Amanda Serrano (42-1-1, 30 KOs) and Katie Taylor (20-0, 6 KOs) will face off for Taylor’s undisputed lightweight boxing title Saturday night. The event is being touted as a meaningful moment in women’s sports history. It is the first time a women’s bout—boxing or MMA—will headline a fight night at Madison Square Garden. Serrano and Taylor will also become the first pair of women to earn seven figures (record paydays for both) on the same card in boxing history.
But Matchroom Sports chairman Eddie Hearn was clear, this is a market-driven, not purpose-driven, event. “Sold-out Madison Square Garden on Saturday night won’t be full of people going because they believe they should support women’s sports,” Hearn said. “They are going because they want to watch one of the greatest fights of all time. That is equality.”
JWS’ Take: The World’s Most Famous Arena has hosted thousands of fights over the last 140 years (its first was on July 17, 1882). But it wasn’t until August of 1997 that two women entered a ring at MSG with the intention of knocking the other out. Christy Martin won an eight-round unanimous decision over Isra Girgrah that night (the fight was on the undercard of a PPV telecast headlined by Felix Trinidad vs. Troy Waters). Martin earned $100,000 for her work. It is worth mentioning that Martin has a memoir on presale right now (Fighting for Survival, with Ron Borges) detailing her journey through “boxing fame, abuse, murder and resurrection.”
Historically, it has been hard for female fighters to earn a living, never mind a seven-figure payday. The market for the product simply has not been there. Hearn said the product has never been showcased properly. “They haven’t had the platform to show how good and entertaining [women’s boxing] is. We built the demand at this level.”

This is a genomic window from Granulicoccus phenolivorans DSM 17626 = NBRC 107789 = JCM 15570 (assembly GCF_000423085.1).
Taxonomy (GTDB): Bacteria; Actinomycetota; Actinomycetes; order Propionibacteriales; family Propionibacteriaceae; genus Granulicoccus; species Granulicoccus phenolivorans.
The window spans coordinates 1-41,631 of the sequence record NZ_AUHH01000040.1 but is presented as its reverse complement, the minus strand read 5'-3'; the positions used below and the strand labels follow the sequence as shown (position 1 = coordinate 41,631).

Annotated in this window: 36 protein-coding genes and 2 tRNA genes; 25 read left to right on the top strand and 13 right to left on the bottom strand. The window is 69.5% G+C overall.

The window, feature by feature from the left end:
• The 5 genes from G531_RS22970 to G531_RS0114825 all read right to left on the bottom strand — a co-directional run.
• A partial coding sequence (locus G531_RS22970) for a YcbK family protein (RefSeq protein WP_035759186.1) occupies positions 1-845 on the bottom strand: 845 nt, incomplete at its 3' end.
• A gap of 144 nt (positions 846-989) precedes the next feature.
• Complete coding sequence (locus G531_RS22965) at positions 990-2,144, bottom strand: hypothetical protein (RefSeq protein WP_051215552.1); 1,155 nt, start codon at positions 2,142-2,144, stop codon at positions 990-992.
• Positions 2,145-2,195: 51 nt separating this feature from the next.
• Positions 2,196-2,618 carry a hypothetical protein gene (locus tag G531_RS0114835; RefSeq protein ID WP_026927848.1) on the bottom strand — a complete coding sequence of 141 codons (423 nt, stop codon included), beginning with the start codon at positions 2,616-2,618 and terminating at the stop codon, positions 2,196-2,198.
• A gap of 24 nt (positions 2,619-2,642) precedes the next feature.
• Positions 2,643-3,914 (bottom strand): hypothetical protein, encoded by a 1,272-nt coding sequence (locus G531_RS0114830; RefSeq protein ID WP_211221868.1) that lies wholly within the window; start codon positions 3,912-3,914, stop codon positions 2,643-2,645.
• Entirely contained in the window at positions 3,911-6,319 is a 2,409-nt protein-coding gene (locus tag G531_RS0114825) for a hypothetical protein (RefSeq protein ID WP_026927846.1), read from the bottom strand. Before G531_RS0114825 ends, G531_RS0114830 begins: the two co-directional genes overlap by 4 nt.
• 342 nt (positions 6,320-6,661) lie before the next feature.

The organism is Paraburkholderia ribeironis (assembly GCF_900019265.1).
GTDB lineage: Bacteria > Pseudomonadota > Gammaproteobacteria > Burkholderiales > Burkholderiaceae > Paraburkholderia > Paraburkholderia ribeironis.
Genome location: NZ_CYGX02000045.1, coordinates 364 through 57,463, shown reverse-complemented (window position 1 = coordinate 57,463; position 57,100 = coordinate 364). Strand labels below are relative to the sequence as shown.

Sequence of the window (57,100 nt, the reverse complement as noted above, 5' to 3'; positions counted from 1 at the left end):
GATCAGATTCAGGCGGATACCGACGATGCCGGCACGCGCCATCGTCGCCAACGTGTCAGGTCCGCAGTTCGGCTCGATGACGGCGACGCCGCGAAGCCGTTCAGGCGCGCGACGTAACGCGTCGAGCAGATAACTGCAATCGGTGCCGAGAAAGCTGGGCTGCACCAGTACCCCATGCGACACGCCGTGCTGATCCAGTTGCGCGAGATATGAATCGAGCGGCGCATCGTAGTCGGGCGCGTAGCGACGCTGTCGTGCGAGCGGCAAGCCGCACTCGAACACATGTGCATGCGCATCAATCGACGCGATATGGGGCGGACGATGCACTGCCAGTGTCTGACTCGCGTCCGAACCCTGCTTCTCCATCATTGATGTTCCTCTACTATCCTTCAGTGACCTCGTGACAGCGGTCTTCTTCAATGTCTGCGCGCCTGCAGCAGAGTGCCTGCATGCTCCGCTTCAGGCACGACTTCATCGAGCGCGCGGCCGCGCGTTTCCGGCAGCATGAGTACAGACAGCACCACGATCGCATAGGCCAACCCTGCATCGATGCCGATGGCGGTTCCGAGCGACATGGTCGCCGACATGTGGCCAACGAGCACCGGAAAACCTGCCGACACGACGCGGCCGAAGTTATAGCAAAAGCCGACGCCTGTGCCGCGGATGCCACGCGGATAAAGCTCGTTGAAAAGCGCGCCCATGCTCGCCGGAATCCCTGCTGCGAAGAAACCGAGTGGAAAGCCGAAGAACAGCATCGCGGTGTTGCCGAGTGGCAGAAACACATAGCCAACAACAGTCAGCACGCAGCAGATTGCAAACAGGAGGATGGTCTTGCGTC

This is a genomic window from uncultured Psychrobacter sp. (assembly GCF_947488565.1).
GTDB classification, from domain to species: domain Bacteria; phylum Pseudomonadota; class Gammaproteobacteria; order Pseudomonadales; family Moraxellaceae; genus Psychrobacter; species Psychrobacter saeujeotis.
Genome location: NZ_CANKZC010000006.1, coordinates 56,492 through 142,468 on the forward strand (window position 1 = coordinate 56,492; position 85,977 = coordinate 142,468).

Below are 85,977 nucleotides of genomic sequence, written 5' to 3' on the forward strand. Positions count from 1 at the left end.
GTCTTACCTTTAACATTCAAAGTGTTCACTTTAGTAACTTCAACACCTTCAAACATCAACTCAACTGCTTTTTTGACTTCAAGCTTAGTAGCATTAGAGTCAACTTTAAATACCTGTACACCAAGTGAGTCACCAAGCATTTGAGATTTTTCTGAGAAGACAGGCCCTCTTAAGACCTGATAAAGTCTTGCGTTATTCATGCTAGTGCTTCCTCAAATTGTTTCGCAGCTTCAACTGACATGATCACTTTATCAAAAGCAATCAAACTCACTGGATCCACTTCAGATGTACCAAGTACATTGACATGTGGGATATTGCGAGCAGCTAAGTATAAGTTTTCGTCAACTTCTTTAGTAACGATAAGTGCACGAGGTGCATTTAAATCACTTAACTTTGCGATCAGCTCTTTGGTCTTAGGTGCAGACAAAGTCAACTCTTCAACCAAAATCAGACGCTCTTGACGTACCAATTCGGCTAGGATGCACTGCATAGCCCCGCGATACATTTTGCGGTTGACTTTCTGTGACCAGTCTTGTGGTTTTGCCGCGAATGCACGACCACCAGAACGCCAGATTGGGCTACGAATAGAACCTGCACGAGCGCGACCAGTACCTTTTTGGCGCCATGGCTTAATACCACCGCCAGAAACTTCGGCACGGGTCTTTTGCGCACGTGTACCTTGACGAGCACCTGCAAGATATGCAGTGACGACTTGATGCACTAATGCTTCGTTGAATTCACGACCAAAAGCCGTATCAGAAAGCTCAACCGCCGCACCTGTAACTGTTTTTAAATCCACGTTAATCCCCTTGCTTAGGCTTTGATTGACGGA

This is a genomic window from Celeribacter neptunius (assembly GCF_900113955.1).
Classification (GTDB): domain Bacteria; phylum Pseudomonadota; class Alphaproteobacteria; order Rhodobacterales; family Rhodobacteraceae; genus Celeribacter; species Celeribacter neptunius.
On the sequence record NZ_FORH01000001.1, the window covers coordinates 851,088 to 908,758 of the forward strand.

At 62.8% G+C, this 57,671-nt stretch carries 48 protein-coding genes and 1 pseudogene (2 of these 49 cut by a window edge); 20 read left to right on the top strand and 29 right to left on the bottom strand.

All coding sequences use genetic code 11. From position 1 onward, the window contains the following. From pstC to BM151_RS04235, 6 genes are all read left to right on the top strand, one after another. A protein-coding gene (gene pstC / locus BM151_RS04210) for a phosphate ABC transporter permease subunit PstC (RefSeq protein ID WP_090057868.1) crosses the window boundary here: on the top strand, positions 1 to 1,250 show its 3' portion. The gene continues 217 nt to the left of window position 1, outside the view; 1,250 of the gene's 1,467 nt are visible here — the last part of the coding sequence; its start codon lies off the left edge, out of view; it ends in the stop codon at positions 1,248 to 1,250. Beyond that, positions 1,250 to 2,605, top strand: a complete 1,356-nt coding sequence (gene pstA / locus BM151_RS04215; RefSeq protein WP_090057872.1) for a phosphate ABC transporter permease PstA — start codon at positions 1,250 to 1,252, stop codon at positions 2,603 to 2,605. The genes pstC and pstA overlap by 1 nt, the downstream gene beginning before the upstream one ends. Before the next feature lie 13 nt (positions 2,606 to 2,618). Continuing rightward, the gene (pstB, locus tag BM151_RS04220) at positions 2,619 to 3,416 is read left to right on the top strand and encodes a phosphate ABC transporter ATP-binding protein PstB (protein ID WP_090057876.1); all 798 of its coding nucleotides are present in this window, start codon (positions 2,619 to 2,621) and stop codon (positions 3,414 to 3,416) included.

This weekend’s event is a reflection of how far women’s boxing has come over the last 25 years. Prize fighting is a business, and the compensation for the fighters is “directly connected” to the revenue generated by the event. Nakisa Bidarian, co-founder of Most Valuable Promotions, said MSG (scaled for 15,500-16,000 fans) is expected to be a sellout. For perspective, UFC 157 (the first event headlined by Ronda Rousey, Feb. 2013) had ~11,000 fans in attendance and did a $1.35 million gate. UFC 170 (the second event headlined by Rousey, Feb. 2014) did ~10,000 and $1.56 million in gate receipts. Serrano-Taylor should surpass both of those gate totals.
Early projections indicate PPV/subscriber sales could outpace the reported 240,000 buys posted by the Errol Spence Jr.–Yordenis Ugas fight two weeks ago, too. “This is a mainstream event,” Bidarian noted. “It’s one of the biggest fights in boxing this year and the numbers will reflect that from every metric.” Of course, Spence-Ugas cost viewers $74.99. This fight can be seen for less than a third of the price (cost: $19.99 for a DAZN subscription, $24.99 to watch via cable, satellite provider or PPV.com).